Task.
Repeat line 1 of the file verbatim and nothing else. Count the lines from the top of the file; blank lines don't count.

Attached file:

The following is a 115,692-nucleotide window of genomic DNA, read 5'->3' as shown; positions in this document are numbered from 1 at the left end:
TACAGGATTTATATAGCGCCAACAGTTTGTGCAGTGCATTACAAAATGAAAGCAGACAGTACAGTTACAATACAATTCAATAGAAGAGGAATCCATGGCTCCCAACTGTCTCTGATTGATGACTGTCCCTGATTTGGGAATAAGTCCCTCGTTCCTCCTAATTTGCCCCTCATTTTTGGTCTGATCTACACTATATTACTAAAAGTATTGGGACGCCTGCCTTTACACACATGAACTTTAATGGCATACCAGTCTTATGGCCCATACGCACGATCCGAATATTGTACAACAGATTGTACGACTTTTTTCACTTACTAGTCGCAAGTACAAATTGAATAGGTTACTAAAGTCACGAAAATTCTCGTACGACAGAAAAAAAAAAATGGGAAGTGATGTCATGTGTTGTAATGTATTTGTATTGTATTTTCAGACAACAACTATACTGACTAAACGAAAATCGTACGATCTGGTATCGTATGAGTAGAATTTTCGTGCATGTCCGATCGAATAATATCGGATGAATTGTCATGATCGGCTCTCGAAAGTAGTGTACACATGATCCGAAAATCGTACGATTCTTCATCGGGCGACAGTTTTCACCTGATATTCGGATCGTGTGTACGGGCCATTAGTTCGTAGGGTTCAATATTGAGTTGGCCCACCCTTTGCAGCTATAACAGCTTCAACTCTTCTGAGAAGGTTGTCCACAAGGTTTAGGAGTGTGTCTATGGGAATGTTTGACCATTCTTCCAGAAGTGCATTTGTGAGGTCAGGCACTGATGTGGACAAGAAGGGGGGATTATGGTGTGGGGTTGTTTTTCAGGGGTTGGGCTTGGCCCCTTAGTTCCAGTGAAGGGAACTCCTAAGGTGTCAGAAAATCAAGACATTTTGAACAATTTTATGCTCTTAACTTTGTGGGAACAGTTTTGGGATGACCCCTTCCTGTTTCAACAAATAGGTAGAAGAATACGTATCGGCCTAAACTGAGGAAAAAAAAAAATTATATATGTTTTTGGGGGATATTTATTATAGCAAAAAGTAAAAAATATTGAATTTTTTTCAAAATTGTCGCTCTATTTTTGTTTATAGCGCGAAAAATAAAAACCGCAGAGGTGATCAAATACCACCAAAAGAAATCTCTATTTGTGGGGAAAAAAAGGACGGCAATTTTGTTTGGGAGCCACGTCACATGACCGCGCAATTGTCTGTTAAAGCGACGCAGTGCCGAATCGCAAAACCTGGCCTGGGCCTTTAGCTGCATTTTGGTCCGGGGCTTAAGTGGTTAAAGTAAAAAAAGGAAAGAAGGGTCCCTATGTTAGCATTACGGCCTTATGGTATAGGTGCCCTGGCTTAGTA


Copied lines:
The following is a 115,692-nucleotide window of genomic DNA, read 5'->3' as shown; positions in this document are numbered from 1 at the left end: